CHICAGO (August 17, 2016) – Today, the City of Chicago and the Metropolitan Planning Council, in partnership with Friends of the Chicago River and others, released a report detailing a vision for the future of our city’s Calumet, Chicago and Des Plaines rivers and riverfronts. The report is the result of outreach conducted since spring 2015 to business owners, community leaders and members of the general public.
Pulling together work and priorities from many areas, the vision is an important next step in a greatly needed process to transform the rivers after years of treating them primarily as channels for carrying sewage downstream and moving barge traffic through Chicago. The report sets goals for 2020, 2030 and 2040, but does not include a timeline for steps to make progress towards those goals. We hope to see concrete actions in the coming years that exemplify a commitment to achieving long-term goals to improve the rivers.
We are excited to see a shared vision for improving water quality, preventing the movement of aquatic invasive species, and enhancing communities and habitats in and along the waterways. What remains to be determined is whether and how such improvements can be reconciled with other visions included in the report such as those regarding industrial and navigational use of the rivers. This vision for our rivers of the future is possible because of the investments we have all made in clean water infrastructure. We know that we can provide good jobs and a ripple of positive economic benefits throughout the region by making further investments to improve water quality and make the rivers great assets to our communities.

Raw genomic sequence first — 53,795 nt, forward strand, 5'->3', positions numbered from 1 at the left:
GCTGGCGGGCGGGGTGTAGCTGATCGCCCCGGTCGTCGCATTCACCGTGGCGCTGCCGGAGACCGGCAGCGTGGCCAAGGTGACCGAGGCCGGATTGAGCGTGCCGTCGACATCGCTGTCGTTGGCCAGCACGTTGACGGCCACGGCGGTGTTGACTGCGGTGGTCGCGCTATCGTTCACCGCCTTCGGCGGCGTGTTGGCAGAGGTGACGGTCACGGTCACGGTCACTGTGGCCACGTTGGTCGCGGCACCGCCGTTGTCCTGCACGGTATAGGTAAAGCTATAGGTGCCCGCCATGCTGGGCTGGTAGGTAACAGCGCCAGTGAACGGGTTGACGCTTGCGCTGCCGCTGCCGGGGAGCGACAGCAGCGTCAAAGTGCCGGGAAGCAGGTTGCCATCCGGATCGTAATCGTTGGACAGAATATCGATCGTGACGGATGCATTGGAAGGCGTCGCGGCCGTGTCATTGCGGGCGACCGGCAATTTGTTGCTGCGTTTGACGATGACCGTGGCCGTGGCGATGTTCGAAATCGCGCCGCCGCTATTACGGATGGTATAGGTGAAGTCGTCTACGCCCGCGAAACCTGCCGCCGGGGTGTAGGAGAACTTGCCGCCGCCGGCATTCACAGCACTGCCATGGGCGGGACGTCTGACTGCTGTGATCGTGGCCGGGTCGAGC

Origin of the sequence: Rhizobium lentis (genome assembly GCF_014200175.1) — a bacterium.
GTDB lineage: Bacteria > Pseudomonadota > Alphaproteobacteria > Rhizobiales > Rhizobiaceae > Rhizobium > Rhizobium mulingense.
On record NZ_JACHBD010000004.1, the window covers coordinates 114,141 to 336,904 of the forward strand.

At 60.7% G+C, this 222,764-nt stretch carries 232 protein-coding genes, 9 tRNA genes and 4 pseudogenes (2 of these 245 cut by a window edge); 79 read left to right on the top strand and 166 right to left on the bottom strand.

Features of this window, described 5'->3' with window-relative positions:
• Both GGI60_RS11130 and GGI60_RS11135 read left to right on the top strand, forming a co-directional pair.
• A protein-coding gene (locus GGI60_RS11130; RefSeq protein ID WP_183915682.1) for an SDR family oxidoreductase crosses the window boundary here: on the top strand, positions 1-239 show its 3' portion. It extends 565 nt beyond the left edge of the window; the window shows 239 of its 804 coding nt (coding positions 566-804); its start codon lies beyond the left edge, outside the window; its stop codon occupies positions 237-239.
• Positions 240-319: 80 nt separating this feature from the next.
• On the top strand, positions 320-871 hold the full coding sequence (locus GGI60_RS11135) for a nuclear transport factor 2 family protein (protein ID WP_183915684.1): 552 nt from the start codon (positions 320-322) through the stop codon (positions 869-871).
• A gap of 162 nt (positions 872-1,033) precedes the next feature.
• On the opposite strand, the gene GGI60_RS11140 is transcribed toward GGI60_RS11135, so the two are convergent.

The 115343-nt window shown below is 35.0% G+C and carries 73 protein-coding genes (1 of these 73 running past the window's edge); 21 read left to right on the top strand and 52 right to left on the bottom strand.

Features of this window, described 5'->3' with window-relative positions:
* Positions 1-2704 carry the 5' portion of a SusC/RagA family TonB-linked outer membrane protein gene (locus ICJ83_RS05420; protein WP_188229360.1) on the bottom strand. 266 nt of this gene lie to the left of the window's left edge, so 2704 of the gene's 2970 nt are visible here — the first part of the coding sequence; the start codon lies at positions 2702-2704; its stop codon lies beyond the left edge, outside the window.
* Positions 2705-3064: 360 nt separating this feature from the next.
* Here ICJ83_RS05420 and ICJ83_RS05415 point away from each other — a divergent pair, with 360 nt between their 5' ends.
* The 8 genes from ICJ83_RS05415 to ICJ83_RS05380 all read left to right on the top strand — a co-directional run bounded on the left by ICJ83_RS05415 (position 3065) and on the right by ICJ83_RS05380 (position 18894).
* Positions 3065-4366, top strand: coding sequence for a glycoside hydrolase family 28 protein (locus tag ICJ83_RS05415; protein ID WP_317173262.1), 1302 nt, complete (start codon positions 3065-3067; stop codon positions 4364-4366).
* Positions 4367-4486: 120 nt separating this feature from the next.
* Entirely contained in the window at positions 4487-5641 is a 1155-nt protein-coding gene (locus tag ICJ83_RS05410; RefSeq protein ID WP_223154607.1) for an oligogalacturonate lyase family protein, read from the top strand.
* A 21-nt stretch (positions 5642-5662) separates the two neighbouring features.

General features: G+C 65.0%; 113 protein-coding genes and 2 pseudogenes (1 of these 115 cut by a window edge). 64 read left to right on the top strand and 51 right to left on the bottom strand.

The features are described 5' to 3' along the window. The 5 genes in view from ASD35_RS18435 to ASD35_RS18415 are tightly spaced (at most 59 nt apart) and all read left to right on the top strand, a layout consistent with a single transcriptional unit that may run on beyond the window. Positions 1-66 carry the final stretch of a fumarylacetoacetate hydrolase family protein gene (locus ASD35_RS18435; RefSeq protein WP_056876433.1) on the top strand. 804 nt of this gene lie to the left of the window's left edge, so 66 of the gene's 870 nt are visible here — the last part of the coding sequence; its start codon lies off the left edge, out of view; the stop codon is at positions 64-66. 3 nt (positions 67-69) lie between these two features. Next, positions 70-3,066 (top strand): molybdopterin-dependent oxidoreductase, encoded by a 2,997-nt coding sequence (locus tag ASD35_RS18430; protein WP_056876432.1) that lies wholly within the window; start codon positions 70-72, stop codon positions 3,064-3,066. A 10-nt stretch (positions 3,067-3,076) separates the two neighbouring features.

The leaders of this visioning effort engaged in tireless work to incorporate numerous priorities and perspectives. We anticipate further efforts to integrate all voices and communities in implementing this vision. All of our communities have a right to clean water and a healthy environment, and we can create good jobs for those who need them most by implementing this vision in partnership with community members and their local leaders. As efforts to improve the rivers continue, we look to see how community concerns are incorporated in the process and whether community-specific priorities are included in the shaping of the vision.
For more information visit the Healthy Water Solutions coalition.
Jennifer Caddick, Alliance for the Great Lakes, (315) 767-2802
Margie Kelly, Natural Resources Defense Council, (312) 651-7935
Robert Hirschfeld, Prairie Rivers Network, (217) 344-2371 x205
Katrina Phillips, Sierra Club, Illinois Chapter, (312) 251-1680 x116